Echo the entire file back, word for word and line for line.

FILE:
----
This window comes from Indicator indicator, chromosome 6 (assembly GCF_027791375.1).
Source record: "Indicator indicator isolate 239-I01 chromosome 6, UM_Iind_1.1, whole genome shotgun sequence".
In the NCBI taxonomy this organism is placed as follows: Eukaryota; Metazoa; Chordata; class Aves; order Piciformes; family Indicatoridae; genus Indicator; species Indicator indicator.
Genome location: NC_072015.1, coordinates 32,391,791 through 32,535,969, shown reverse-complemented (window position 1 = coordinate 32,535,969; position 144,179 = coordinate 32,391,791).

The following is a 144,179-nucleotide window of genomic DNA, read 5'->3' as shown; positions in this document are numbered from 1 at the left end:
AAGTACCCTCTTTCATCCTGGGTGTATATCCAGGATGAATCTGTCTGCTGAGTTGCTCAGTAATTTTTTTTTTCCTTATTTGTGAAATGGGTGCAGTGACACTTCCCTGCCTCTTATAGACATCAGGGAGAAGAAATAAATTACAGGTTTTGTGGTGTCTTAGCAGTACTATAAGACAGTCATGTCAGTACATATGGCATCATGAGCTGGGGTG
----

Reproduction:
This window comes from Indicator indicator, chromosome 6 (assembly GCF_027791375.1).
Source record: "Indicator indicator isolate 239-I01 chromosome 6, UM_Iind_1.1, whole genome shotgun sequence".
In the NCBI taxonomy this organism is placed as follows: Eukaryota; Metazoa; Chordata; class Aves; order Piciformes; family Indicatoridae; genus Indicator; species Indicator indicator.
Genome location: NC_072015.1, coordinates 32,391,791 through 32,535,969, shown reverse-complemented (window position 1 = coordinate 32,535,969; position 144,179 = coordinate 32,391,791).

The following is a 144,179-nucleotide window of genomic DNA, read 5'->3' as shown; positions in this document are numbered from 1 at the left end:
AAGTACCCTCTTTCATCCTGGGTGTATATCCAGGATGAATCTGTCTGCTGAGTTGCTCAGTAATTTTTTTTTTCCTTATTTGTGAAATGGGTGCAGTGACACTTCCCTGCCTCTTATAGACATCAGGGAGAAGAAATAAATTACAGGTTTTGTGGTGTCTTAGCAGTACTATAAGACAGTCATGTCAGTACATATGGCATCATGAGCTGGGGTG